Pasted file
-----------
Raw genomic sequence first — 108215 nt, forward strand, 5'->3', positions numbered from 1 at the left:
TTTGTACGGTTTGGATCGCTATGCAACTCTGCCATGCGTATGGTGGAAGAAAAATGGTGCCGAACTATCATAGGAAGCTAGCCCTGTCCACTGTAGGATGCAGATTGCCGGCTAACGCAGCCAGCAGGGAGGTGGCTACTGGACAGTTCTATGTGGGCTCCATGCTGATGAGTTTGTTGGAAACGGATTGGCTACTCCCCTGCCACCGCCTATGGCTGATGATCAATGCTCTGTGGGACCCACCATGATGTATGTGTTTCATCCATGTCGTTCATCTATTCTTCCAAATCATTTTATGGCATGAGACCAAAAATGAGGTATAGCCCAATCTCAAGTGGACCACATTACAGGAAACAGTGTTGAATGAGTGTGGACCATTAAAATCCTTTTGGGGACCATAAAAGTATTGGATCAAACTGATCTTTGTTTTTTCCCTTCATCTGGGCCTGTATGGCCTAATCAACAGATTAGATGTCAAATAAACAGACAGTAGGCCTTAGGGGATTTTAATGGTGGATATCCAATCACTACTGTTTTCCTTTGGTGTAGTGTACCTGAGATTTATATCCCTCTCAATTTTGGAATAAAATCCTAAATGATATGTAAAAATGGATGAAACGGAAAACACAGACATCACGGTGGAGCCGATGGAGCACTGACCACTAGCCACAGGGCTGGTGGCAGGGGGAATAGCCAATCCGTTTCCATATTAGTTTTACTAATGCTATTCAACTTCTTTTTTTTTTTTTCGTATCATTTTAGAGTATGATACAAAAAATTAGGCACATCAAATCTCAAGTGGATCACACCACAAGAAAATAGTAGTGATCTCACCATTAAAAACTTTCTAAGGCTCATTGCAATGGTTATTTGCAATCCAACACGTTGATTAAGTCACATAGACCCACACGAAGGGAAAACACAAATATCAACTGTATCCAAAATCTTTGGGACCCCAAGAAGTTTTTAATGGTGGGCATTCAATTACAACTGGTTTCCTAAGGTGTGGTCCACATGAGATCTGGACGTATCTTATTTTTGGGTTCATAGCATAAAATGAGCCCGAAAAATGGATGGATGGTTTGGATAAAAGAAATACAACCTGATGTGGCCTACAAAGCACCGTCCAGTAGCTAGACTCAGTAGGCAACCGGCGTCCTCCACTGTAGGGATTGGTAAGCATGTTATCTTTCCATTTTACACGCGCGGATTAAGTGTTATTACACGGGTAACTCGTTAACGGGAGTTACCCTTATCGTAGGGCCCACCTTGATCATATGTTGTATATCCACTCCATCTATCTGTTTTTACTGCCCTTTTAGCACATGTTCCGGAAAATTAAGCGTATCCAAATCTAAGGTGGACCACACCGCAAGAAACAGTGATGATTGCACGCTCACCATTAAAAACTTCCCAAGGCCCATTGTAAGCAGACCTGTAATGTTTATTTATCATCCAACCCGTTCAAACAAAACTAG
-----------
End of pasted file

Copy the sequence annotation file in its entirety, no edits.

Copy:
Raw genomic sequence first — 108215 nt, forward strand, 5'->3', positions numbered from 1 at the left:
TTTGTACGGTTTGGATCGCTATGCAACTCTGCCATGCGTATGGTGGAAGAAAAATGGTGCCGAACTATCATAGGAAGCTAGCCCTGTCCACTGTAGGATGCAGATTGCCGGCTAACGCAGCCAGCAGGGAGGTGGCTACTGGACAGTTCTATGTGGGCTCCATGCTGATGAGTTTGTTGGAAACGGATTGGCTACTCCCCTGCCACCGCCTATGGCTGATGATCAATGCTCTGTGGGACCCACCATGATGTATGTGTTTCATCCATGTCGTTCATCTATTCTTCCAAATCATTTTATGGCATGAGACCAAAAATGAGGTATAGCCCAATCTCAAGTGGACCACATTACAGGAAACAGTGTTGAATGAGTGTGGACCATTAAAATCCTTTTGGGGACCATAAAAGTATTGGATCAAACTGATCTTTGTTTTTTCCCTTCATCTGGGCCTGTATGGCCTAATCAACAGATTAGATGTCAAATAAACAGACAGTAGGCCTTAGGGGATTTTAATGGTGGATATCCAATCACTACTGTTTTCCTTTGGTGTAGTGTACCTGAGATTTATATCCCTCTCAATTTTGGAATAAAATCCTAAATGATATGTAAAAATGGATGAAACGGAAAACACAGACATCACGGTGGAGCCGATGGAGCACTGACCACTAGCCACAGGGCTGGTGGCAGGGGGAATAGCCAATCCGTTTCCATATTAGTTTTACTAATGCTATTCAACTTCTTTTTTTTTTTTTCGTATCATTTTAGAGTATGATACAAAAAATTAGGCACATCAAATCTCAAGTGGATCACACCACAAGAAAATAGTAGTGATCTCACCATTAAAAACTTTCTAAGGCTCATTGCAATGGTTATTTGCAATCCAACACGTTGATTAAGTCACATAGACCCACACGAAGGGAAAACACAAATATCAACTGTATCCAAAATCTTTGGGACCCCAAGAAGTTTTTAATGGTGGGCATTCAATTACAACTGGTTTCCTAAGGTGTGGTCCACATGAGATCTGGACGTATCTTATTTTTGGGTTCATAGCATAAAATGAGCCCGAAAAATGGATGGATGGTTTGGATAAAAGAAATACAACCTGATGTGGCCTACAAAGCACCGTCCAGTAGCTAGACTCAGTAGGCAACCGGCGTCCTCCACTGTAGGGATTGGTAAGCATGTTATCTTTCCATTTTACACGCGCGGATTAAGTGTTATTACACGGGTAACTCGTTAACGGGAGTTACCCTTATCGTAGGGCCCACCTTGATCATATGTTGTATATCCACTCCATCTATCTGTTTTTACTGCCCTTTTAGCACATGTTCCGGAAAATTAAGCGTATCCAAATCTAAGGTGGACCACACCGCAAGAAACAGTGATGATTGCACGCTCACCATTAAAAACTTCCCAAGGCCCATTGTAAGCAGACCTGTAATGTTTATTTATCATCCAACCCGTTCAAACAAAACTAG